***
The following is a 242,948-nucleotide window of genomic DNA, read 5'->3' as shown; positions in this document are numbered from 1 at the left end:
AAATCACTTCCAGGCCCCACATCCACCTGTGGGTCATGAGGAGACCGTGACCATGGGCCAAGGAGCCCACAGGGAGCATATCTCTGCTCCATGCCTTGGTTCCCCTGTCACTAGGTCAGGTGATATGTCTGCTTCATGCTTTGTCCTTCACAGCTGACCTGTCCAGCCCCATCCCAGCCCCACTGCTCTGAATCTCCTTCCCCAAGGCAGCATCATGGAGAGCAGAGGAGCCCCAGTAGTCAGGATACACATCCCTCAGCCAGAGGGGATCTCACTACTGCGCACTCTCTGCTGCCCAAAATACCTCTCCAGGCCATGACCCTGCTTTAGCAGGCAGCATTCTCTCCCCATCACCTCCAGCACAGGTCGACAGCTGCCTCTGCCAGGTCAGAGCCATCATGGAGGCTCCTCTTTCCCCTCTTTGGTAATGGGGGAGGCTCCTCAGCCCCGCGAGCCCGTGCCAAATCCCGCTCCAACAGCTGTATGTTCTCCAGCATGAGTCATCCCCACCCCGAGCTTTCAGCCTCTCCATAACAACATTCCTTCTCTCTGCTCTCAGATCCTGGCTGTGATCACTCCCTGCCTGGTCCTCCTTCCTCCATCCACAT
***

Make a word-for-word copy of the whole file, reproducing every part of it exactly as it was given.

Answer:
The following is a 242,948-nucleotide window of genomic DNA, read 5'->3' as shown; positions in this document are numbered from 1 at the left end:
AAATCACTTCCAGGCCCCACATCCACCTGTGGGTCATGAGGAGACCGTGACCATGGGCCAAGGAGCCCACAGGGAGCATATCTCTGCTCCATGCCTTGGTTCCCCTGTCACTAGGTCAGGTGATATGTCTGCTTCATGCTTTGTCCTTCACAGCTGACCTGTCCAGCCCCATCCCAGCCCCACTGCTCTGAATCTCCTTCCCCAAGGCAGCATCATGGAGAGCAGAGGAGCCCCAGTAGTCAGGATACACATCCCTCAGCCAGAGGGGATCTCACTACTGCGCACTCTCTGCTGCCCAAAATACCTCTCCAGGCCATGACCCTGCTTTAGCAGGCAGCATTCTCTCCCCATCACCTCCAGCACAGGTCGACAGCTGCCTCTGCCAGGTCAGAGCCATCATGGAGGCTCCTCTTTCCCCTCTTTGGTAATGGGGGAGGCTCCTCAGCCCCGCGAGCCCGTGCCAAATCCCGCTCCAACAGCTGTATGTTCTCCAGCATGAGTCATCCCCACCCCGAGCTTTCAGCCTCTCCATAACAACATTCCTTCTCTCTGCTCTCAGATCCTGGCTGTGATCACTCCCTGCCTGGTCCTCCTTCCTCCATCCACAT